Retail outlook: Remodeling still the sweet spot

HomeFeatured PostRetail outlook: Remodeling still the sweet spot
D&M Interiors in Appleton, Wis., has experienced robust home remodeling activity in the first quarter.

By Ken Ryan During the height of the COVID-19 pandemic, flooring retailers largely benefited by the surge in home remodeling projects that ensued when homeowners opted to invest in home renovation projects as opposed to lavish vacations and entertainment. Many dealers feared that once the pandemic subsided and the economy really opened up, spending on projects would dry up. Thankfully, that doesn’t appear to be the case.

The Leading Indicator of Remodeling Activity (LIRA), released by the Remodeling Futures Program at the Joint Center for Housing Studies of Harvard University, projects a healthy pace of mid-single-digit gains in annual home renovation and repair spending this year, with 4.8% growth to continue for the first quarter of 2022. What’s more, the study found that homeowners are undertaking even larger discretionary renovations.

LIRA reported that the financial boost stemming from recent federal stimulus payments coupled with strong home appreciation—has allowed homeowners to continue to invest in the upkeep and improvement in their homes. “This lift in incomes and ongoing strength of the housing market are providing homeowners with incentives to make even greater investments in their homes this year,” said Chris Herbert, managing director of the Joint Center for Housing Studies.

Naturally, all this is music to the ears of flooring retailers as they continue to enjoy robust activity. “We started this year off with a bang and it hasn’t stopped,” said Denise Fike, CFO of Fike Bros. Carpet One, Selinsgrove, Pa., echoing a refrain shared by many of her colleagues. “The No. 1 area in residential remodeling for us has been complete remodels of baths, including walk-in showers. Other areas that are very popular are changing existing carpet to hard surfaces in living room/dining rooms, often with the entire main living area being covered in the same material.”

While business has never really slowed for Home Carpet One in Chicago, owner Joel Schreier has noted a shift in the way consumers are shopping. “Early on during the pandemic, it seemed like most of the business was coming from consumers moving to new homes,” he explained. “Over the last couple months, we have seen a shift to residential replacement. The focus for most consumers has been a room at a time and it has run the gamut in terms of the work being done. Exercise rooms, basements, bathrooms and runners seem to be the most common areas of focus.”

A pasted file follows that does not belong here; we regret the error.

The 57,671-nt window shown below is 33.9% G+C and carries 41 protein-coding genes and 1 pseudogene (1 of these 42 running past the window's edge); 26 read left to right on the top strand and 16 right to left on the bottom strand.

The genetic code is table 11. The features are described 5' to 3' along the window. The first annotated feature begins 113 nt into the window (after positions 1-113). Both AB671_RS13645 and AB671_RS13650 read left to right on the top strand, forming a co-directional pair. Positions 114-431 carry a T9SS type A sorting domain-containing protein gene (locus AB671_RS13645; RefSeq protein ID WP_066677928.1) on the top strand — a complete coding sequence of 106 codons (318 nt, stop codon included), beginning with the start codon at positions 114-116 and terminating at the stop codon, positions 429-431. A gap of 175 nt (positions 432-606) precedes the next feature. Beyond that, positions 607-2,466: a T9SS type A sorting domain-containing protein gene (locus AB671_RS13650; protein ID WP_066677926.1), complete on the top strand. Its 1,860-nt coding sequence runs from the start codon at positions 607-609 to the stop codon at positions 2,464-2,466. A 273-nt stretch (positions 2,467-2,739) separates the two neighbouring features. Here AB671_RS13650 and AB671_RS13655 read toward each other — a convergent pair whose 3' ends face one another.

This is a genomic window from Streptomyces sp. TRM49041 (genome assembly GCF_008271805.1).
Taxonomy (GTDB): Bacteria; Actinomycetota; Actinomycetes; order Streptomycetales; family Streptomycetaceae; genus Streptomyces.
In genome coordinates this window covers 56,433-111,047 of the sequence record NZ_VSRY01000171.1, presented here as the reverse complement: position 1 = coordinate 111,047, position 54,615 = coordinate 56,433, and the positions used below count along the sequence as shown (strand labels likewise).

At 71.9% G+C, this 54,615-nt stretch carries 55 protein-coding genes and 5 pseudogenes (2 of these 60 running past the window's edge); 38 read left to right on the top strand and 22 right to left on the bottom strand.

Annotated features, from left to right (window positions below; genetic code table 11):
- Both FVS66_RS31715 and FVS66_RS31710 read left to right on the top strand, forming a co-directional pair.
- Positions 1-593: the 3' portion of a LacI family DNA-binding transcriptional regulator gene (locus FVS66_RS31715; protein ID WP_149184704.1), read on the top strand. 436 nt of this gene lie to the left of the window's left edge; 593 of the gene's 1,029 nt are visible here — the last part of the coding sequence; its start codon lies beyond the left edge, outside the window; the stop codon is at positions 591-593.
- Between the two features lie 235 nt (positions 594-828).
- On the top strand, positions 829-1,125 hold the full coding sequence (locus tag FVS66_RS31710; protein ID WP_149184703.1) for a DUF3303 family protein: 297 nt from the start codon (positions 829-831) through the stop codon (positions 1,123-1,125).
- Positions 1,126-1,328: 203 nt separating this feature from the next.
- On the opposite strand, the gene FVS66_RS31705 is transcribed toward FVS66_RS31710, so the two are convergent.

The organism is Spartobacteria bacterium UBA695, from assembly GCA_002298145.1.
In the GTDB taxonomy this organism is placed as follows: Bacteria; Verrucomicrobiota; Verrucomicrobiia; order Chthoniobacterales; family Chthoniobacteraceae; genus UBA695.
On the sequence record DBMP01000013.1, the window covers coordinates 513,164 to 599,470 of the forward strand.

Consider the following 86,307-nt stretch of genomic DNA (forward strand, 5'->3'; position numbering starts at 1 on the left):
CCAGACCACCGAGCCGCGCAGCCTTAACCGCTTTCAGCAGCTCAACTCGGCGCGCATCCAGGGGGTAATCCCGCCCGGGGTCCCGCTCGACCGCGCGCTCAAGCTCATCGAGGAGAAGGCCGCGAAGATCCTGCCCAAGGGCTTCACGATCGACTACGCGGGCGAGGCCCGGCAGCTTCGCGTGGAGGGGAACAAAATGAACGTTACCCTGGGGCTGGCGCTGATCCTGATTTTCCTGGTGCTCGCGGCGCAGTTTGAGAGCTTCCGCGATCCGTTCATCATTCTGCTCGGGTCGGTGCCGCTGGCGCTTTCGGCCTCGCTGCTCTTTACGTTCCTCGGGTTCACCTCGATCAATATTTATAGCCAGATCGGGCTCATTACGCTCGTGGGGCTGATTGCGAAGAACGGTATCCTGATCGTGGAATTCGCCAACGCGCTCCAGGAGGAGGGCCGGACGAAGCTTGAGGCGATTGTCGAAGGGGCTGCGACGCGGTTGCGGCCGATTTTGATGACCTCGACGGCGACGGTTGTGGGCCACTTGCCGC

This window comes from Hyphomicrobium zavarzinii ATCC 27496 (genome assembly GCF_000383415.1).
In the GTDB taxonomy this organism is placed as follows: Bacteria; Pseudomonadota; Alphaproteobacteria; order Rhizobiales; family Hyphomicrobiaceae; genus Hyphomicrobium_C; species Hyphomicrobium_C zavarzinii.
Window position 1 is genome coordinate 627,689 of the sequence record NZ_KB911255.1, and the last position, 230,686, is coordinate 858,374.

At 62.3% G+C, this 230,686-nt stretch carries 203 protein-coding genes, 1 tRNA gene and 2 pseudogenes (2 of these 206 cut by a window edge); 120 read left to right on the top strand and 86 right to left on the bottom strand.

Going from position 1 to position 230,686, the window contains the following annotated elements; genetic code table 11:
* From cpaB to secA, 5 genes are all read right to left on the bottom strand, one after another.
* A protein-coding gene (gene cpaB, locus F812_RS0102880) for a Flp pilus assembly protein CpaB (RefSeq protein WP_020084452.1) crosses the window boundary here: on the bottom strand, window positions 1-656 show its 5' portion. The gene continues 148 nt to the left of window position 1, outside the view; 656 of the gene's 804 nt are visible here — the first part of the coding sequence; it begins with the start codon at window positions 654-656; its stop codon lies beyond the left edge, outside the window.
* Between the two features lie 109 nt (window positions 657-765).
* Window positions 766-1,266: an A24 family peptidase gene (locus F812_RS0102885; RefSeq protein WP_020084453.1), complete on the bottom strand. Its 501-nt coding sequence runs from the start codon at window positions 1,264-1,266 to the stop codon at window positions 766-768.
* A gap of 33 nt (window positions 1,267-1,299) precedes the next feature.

Most dealers are seeing the majority of their retail business coming from renovations whether from new home sales or from people who are deciding to stay put and fix up their homes. “With the housing market being so hot, customers are purchasing homes with the low interest rate and renovating the kitchens, baths and basements,” said Matt Wien, director of sales for Marshall Carpet One Floor & Home, Mayfield Heights, Ohio. “On the flip side, sellers are renovating the same areas in order to get a premium for their house in this market.”

Retailers say homeowners are sparing no expense in fixing up their homes.

The LIRA report affirmed what is occurring at businesses like D&M Interiors, Appleton, Wis., which has seen off-the-charts retail/renovation activity in the first quarter, fueled by multiple-room projects at higher-than-average tickets, according to owner Bill Huss.

In Birmingham, Ala., Mindy Arnette, residential sales manager for Brian’s Flooring & Design, is seeing what she called “an intentional increase” in residential renovation projects. “The majority of our clients are remodeling bathrooms and kitchens that have been long overdue for an update. We have seen clear gains in our first quarter 2021 and our projections mirror those of LIRA.”

What’s appealing to retailers like Gerry Yost, director of carpet, area rugs and window treatments for Avalon Flooring in Cherry Hill, N.J., is the pace of these projects. As he explained, “Customers are fixing up their homes top to bottom but not at the same time, so it is a sustained growth. They are focusing on one area at a time. As usual, kitchens and baths are the top contenders but, in actuality, every room in their homes is getting upgraded.”

While kitchen remodels are trending at Independent Carpet One Floor & Home in Westland, Mich., total home remodels are turning up with increased frequency. “We are seeing people redo whole-house carpeting,” said Cathy Buchanan, owner. “Homes that were built, say, 15-20 years ago are now refurbishing the look and feel, whether it be new cabinetry or sanding and refinishing of hardwood floors.”

The surge in business is not region specific, either, as flooring retailers from the Northeast to the Florida coast are continuing to take advantage of pent-up demand. “We are seeing gains in all residential categories,” said Sam Locher, vice president of business development and marketing, A.J. Rose Carpets & Flooring, with three Massachusetts locations. “For Q1 of this year, we have seen a large increase over both 2020 and 2019 and expect the trend to continue. It seems to be spread fairly evenly across the board among whole homes, kitchens and baths.”

For John Taylor, owner of Taylor Carpet One Floor & Home, Fort Myers, Fla., sales activity in residential home remodeling has shown a large increase year over year, and 2020 was a stellar year. “Existing home sales have been very good to the point where inventory is low,” he said. “The ones buying these homes are fixing them up and we are seeing larger jobs where they are completely redoing all of the existing floors.”

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May 24/31, 2021

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